Carbyne Possibly World’s Hardest Material, Suggests New Research
by Edward Lakatis
Diamond may not be the hardest known substance on this planet after all, for a new study by researchers in Houston, Texas, finds Carbyne as the hardest substance.
ECN reports that Boris Yakobson and his research group at Rice University in Houston, Texas, calculated various properties of Carbyne, including tensile strength, tensile stiffness, and resistance to temperature. They submitted their findings to American Chemical Society journal ACS Nano, concluding that Carbyne has two times higher tensile strength than that of graphene and three times higher tensile stiffness than diamond. Its tensile strength is also thrice that of graphene.
Yakobson termed Carbyne as a form of “ultimately thin graphene ribbon” as it has three non-bonded electrons, chemically denoted as R-C3. This substance has been an object of scientific inquiry since it was found in some meteorites and dust from the outer space. The actual history of Carbyne goes as far back as the 1960s when it was first synthesized in the Soviet Union. The new research on its properties at Rice University, however, has suddenly rekindled great interest in its study.
Previously, diamond and graphene, both chemically consisting of atomic carbon, have been ranked as the hardest known substances on earth. Diamond remained the hardest known substance on earth for centuries until the year 2004 when graphene was isolated by physicists in Manchester, UK, and Chernogolovka, Russia. Estimated as 200 times stronger than steel and significantly tougher than diamond, graphene was frequently termed the “miracle” and “wonder” material. It took the attention of inventors by storm who, all over the world, soon started experimenting with its use in all areas, ranging from energy-efficient buildings to treatment of living human tissues.
Ideas for design and use – both scientific and commercial use – follow immediately with each new discovery as discovery is more often a precursor to invention. With Carbyne emerging as the new “super” substance, the question playing in the minds of scientists, designers, and engineers is its use in different fields.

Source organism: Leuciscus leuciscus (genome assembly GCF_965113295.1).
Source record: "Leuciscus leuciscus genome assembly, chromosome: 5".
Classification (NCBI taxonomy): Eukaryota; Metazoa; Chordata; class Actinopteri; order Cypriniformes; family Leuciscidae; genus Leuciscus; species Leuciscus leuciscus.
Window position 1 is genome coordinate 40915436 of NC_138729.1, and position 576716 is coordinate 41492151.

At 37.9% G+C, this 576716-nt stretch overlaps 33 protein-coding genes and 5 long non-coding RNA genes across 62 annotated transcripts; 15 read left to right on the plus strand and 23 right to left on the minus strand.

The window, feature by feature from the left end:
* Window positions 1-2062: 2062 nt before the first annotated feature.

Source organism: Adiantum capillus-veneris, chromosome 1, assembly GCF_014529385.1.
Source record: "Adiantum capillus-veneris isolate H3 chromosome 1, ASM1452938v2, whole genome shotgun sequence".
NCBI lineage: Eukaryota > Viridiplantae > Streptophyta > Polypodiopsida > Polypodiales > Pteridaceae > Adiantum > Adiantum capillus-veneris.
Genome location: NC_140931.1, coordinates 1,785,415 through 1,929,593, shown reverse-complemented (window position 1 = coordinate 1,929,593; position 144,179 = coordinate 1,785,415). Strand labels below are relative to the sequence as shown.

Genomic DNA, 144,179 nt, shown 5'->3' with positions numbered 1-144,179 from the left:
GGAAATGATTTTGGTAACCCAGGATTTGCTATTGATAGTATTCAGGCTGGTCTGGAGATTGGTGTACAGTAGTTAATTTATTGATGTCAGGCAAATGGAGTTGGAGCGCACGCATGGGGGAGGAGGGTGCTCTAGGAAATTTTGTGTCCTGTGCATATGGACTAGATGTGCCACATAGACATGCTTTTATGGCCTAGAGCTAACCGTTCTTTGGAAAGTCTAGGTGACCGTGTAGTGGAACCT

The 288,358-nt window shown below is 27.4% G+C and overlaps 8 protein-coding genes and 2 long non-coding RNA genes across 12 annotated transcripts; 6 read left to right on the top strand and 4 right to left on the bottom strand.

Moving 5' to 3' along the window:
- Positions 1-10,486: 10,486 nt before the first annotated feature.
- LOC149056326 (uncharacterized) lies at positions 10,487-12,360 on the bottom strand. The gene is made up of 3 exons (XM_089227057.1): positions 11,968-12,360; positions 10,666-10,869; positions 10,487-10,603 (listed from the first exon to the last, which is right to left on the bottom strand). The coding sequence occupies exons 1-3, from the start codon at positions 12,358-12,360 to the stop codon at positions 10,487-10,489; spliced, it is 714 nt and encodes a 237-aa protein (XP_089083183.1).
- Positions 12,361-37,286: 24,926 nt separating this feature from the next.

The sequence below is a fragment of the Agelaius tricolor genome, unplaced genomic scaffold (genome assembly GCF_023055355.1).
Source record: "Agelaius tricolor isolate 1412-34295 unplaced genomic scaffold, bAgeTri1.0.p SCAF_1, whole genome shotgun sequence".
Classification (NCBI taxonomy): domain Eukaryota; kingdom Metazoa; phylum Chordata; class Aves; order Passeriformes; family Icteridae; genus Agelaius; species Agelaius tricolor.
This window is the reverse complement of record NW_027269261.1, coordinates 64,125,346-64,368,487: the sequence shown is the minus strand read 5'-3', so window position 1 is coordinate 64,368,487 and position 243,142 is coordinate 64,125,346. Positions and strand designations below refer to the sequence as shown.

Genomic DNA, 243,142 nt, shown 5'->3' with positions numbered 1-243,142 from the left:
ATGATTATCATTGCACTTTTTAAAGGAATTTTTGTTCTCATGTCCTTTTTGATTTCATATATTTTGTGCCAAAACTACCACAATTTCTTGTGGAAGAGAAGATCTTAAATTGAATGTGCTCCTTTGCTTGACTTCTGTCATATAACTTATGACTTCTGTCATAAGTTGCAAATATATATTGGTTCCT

In its story on Carbyne’s properties as the hardest substance, International Scientific Times quotes Extreme Tech that Carbyne can possibly be used in nanoelectronics as well as for storing hydrogen or manufacturing high-density batteries.
In any case, synthesizers and inventors will certainly be taking due care while experimenting with Carbyne as the BBC News notes that chemists previously experimenting with the substance reported an explosive reaction of the substance when two of its strands came into contact.
The big challenge that physicists and engineers face now is synthesizing Carbyne in bulk, preferably at room temperature. Despite some demonstration of synthesis of the substance at room temperature, preparing it in bulk has not been figured out and only further research can lead to such possibilities that would allow large-scale or commercial applications of this new “super” substance. At the same time, scientists already have started thinking of the possibility of synthesizing such one-atom layers of elements other than carbon.
Whether Carbyne or other elements, contemporary inventors will have the benefit of computer simulations and invention prototype services to aid in better exploring and gaining insight into one’s invention idea. Study of Carbyne is just one example of how useful computer simulation and modeling can be to researchers and innovators.
About the Author
Edward Lakatis writes for Idea Design Studio, an invention development company. He is passionate about all things related to invention, and helping other inventor’s realize their products potentials. More of Edward’s writing can be found on http://ideadesignstudio.com/.